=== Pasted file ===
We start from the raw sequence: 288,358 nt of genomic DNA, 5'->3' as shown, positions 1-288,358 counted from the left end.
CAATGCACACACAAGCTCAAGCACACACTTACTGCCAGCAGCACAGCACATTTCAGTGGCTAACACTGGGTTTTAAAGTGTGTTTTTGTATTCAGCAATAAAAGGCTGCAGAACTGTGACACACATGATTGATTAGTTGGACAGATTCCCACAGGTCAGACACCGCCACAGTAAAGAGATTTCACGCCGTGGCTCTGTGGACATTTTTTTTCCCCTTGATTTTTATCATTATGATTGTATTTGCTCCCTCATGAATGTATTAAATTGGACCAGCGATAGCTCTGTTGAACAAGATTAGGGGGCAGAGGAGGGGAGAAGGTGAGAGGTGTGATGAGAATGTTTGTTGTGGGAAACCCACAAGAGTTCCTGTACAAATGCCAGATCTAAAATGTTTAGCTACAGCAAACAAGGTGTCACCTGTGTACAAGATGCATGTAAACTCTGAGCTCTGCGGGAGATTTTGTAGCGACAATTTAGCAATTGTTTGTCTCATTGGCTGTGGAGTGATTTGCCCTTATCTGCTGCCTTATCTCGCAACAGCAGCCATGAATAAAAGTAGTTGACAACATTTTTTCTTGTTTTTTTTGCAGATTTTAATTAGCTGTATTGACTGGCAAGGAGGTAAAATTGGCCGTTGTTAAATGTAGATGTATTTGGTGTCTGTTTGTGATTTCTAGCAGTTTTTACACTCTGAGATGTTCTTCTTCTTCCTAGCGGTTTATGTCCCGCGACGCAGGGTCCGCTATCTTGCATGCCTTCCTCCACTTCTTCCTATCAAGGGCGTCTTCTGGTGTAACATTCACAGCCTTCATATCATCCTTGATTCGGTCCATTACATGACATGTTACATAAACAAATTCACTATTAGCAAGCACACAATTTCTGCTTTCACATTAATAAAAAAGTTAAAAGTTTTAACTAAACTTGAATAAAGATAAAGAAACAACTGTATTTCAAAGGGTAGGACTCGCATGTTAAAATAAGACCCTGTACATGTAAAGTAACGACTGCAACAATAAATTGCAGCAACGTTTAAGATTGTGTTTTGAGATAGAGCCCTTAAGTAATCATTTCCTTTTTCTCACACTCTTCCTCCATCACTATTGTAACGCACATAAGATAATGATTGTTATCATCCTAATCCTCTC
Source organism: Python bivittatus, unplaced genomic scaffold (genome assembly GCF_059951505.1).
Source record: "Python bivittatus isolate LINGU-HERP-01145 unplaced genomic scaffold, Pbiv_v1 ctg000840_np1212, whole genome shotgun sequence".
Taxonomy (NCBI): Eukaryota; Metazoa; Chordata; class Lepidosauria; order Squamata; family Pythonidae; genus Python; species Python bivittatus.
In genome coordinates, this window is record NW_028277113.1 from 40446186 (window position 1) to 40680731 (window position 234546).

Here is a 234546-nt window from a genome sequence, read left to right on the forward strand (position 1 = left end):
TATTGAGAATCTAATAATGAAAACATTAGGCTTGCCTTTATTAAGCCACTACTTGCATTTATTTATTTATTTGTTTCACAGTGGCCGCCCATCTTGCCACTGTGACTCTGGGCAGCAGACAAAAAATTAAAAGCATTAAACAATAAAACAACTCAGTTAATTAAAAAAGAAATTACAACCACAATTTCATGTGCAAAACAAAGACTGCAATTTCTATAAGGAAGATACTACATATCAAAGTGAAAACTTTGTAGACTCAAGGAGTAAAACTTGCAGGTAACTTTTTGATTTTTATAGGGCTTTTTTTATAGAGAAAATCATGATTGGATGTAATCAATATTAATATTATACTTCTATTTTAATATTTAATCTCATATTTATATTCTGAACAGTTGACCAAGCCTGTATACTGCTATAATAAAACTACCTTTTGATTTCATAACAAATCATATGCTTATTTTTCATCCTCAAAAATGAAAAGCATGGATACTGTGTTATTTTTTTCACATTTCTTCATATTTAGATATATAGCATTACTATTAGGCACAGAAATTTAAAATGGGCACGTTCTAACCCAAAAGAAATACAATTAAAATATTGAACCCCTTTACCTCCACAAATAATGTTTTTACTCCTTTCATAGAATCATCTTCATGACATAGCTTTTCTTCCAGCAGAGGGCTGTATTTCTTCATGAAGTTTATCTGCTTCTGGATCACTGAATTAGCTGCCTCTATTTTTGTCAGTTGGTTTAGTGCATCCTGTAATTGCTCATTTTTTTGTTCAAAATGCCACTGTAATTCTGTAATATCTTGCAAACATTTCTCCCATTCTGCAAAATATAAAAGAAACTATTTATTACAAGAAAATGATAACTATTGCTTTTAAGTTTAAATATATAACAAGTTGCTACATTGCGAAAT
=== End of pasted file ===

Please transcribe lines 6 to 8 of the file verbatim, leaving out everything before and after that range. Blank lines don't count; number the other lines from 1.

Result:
In genome coordinates, this window is record NW_028277113.1 from 40446186 (window position 1) to 40680731 (window position 234546).

Here is a 234546-nt window from a genome sequence, read left to right on the forward strand (position 1 = left end):
TATTGAGAATCTAATAATGAAAACATTAGGCTTGCCTTTATTAAGCCACTACTTGCATTTATTTATTTATTTGTTTCACAGTGGCCGCCCATCTTGCCACTGTGACTCTGGGCAGCAGACAAAAAATTAAAAGCATTAAACAATAAAACAACTCAGTTAATTAAAAAAGAAATTACAACCACAATTTCATGTGCAAAACAAAGACTGCAATTTCTATAAGGAAGATACTACATATCAAAGTGAAAACTTTGTAGACTCAAGGAGTAAAACTTGCAGGTAACTTTTTGATTTTTATAGGGCTTTTTTTATAGAGAAAATCATGATTGGATGTAATCAATATTAATATTATACTTCTATTTTAATATTTAATCTCATATTTATATTCTGAACAGTTGACCAAGCCTGTATACTGCTATAATAAAACTACCTTTTGATTTCATAACAAATCATATGCTTATTTTTCATCCTCAAAAATGAAAAGCATGGATACTGTGTTATTTTTTTCACATTTCTTCATATTTAGATATATAGCATTACTATTAGGCACAGAAATTTAAAATGGGCACGTTCTAACCCAAAAGAAATACAATTAAAATATTGAACCCCTTTACCTCCACAAATAATGTTTTTACTCCTTTCATAGAATCATCTTCATGACATAGCTTTTCTTCCAGCAGAGGGCTGTATTTCTTCATGAAGTTTATCTGCTTCTGGATCACTGAATTAGCTGCCTCTATTTTTGTCAGTTGGTTTAGTGCATCCTGTAATTGCTCATTTTTTTGTTCAAAATGCCACTGTAATTCTGTAATATCTTGCAAACATTTCTCCCATTCTGCAAAATATAAAAGAAACTATTTATTACAAGAAAATGATAACTATTGCTTTTAAGTTTAAATATATAACAAGTTGCTACATTGCGAAAT